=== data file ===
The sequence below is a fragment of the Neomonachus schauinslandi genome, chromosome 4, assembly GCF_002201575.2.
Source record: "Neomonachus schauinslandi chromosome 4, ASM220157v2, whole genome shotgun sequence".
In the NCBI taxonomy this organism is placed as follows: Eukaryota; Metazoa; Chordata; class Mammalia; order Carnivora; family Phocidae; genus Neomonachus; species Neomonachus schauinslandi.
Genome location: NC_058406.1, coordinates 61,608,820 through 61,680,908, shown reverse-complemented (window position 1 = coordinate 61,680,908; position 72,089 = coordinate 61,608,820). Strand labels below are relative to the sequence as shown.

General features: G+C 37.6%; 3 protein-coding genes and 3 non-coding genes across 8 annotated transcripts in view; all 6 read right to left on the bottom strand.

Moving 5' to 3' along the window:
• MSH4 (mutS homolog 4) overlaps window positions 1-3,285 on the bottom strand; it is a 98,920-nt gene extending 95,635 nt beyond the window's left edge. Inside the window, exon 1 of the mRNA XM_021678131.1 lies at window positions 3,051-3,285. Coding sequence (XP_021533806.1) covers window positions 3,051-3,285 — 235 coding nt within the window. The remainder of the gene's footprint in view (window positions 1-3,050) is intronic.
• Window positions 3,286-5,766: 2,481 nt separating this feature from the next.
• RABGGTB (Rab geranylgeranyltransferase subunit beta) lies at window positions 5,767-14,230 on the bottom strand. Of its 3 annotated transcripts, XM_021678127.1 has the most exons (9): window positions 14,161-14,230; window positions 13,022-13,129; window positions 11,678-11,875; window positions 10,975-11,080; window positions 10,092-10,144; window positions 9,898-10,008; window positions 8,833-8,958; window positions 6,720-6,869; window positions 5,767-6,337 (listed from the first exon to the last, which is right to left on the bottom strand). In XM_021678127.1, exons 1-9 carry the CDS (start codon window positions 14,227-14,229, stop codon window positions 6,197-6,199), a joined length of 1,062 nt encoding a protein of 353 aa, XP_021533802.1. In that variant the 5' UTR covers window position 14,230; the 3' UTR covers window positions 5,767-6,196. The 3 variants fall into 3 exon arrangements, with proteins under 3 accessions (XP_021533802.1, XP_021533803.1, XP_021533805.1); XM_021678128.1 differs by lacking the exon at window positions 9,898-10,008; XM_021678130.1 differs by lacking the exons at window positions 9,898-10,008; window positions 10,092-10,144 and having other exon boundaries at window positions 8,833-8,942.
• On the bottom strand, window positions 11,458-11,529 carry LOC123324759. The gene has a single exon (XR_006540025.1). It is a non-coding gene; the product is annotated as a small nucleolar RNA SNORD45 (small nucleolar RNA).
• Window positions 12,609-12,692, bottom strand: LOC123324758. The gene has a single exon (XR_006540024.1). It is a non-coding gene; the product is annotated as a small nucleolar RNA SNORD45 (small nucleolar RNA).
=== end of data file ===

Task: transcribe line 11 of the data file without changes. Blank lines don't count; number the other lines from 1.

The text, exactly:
• Window positions 12,609-12,692, bottom strand: LOC123324758. The gene has a single exon (XR_006540024.1). It is a non-coding gene; the product is annotated as a small nucleolar RNA SNORD45 (small nucleolar RNA).